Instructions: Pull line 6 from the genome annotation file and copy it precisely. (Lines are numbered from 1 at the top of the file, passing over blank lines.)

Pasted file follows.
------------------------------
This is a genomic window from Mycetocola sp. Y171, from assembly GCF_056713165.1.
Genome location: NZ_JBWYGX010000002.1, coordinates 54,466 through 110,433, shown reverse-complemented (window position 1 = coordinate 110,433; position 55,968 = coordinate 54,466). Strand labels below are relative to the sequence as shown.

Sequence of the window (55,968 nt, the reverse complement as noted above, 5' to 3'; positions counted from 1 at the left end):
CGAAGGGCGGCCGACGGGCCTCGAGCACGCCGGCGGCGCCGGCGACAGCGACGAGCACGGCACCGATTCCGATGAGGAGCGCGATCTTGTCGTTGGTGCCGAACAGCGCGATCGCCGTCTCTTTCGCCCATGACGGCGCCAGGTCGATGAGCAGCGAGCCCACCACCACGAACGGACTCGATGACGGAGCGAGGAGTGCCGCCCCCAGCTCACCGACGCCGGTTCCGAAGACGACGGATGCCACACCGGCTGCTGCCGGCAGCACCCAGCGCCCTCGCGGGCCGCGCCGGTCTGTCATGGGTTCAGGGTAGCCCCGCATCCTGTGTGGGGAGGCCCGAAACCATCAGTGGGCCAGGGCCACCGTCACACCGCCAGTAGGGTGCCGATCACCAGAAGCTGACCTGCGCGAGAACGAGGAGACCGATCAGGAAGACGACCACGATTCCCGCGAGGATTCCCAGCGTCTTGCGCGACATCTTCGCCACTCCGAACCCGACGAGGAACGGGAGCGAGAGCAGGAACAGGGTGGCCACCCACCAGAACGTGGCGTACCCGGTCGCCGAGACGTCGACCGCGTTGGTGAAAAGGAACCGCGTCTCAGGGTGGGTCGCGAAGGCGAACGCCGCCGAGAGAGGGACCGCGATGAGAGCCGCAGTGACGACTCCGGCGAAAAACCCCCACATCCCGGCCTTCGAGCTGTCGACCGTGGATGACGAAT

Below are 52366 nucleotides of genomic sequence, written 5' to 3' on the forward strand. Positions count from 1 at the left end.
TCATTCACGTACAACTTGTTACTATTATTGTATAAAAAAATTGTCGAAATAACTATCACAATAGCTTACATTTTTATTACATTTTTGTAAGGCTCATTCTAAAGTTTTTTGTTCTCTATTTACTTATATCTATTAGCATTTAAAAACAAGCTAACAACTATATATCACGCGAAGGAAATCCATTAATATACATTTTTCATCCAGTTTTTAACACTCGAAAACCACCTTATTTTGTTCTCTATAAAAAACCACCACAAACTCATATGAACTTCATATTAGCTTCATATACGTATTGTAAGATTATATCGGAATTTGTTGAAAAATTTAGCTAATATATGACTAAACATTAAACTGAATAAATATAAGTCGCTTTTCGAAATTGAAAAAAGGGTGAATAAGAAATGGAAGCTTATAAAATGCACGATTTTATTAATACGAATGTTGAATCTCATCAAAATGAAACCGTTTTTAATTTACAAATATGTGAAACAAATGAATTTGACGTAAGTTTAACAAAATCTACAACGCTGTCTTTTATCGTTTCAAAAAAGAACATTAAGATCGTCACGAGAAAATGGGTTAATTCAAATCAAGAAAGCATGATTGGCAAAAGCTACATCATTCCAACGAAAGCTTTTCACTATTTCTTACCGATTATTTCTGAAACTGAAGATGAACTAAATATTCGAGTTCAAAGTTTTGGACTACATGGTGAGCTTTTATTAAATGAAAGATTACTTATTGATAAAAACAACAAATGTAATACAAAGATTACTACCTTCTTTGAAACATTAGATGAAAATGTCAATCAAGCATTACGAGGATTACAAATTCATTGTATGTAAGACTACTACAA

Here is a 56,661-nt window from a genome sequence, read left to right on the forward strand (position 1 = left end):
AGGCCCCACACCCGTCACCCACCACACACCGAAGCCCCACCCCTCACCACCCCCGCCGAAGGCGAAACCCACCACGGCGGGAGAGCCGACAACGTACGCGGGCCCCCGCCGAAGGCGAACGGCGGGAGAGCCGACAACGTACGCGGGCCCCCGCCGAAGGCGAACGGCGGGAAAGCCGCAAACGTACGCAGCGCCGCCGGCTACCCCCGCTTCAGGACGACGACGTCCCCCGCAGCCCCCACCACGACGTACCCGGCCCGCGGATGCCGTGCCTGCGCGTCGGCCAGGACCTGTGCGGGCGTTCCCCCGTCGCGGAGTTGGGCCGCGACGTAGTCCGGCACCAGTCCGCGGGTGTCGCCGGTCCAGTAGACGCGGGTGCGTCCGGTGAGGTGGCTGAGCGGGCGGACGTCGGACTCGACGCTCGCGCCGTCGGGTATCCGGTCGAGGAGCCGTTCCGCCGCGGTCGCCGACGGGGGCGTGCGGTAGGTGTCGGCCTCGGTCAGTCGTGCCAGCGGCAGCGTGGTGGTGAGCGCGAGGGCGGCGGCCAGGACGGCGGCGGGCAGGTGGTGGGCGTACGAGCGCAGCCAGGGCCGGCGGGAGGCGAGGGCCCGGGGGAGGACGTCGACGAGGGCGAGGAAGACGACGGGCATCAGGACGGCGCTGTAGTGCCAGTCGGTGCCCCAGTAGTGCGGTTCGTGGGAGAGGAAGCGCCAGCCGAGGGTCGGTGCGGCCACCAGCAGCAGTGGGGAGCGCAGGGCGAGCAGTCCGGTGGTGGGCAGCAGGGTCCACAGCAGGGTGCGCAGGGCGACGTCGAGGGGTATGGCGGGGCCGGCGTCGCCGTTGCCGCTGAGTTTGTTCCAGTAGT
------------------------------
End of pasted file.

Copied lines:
TCATTCACGTACAACTTGTTACTATTATTGTATAAAAAAATTGTCGAAATAACTATCACAATAGCTTACATTTTTATTACATTTTTGTAAGGCTCATTCTAAAGTTTTTTGTTCTCTATTTACTTATATCTATTAGCATTTAAAAACAAGCTAACAACTATATATCACGCGAAGGAAATCCATTAATATACATTTTTCATCCAGTTTTTAACACTCGAAAACCACCTTATTTTGTTCTCTATAAAAAACCACCACAAACTCATATGAACTTCATATTAGCTTCATATACGTATTGTAAGATTATATCGGAATTTGTTGAAAAATTTAGCTAATATATGACTAAACATTAAACTGAATAAATATAAGTCGCTTTTCGAAATTGAAAAAAGGGTGAATAAGAAATGGAAGCTTATAAAATGCACGATTTTATTAATACGAATGTTGAATCTCATCAAAATGAAACCGTTTTTAATTTACAAATATGTGAAACAAATGAATTTGACGTAAGTTTAACAAAATCTACAACGCTGTCTTTTATCGTTTCAAAAAAGAACATTAAGATCGTCACGAGAAAATGGGTTAATTCAAATCAAGAAAGCATGATTGGCAAAAGCTACATCATTCCAACGAAAGCTTTTCACTATTTCTTACCGATTATTTCTGAAACTGAAGATGAACTAAATATTCGAGTTCAAAGTTTTGGACTACATGGTGAGCTTTTATTAAATGAAAGATTACTTATTGATAAAAACAACAAATGTAATACAAAGATTACTACCTTCTTTGAAACATTAGATGAAAATGTCAATCAAGCATTACGAGGATTACAAATTCATTGTATGTAAGACTACTACAA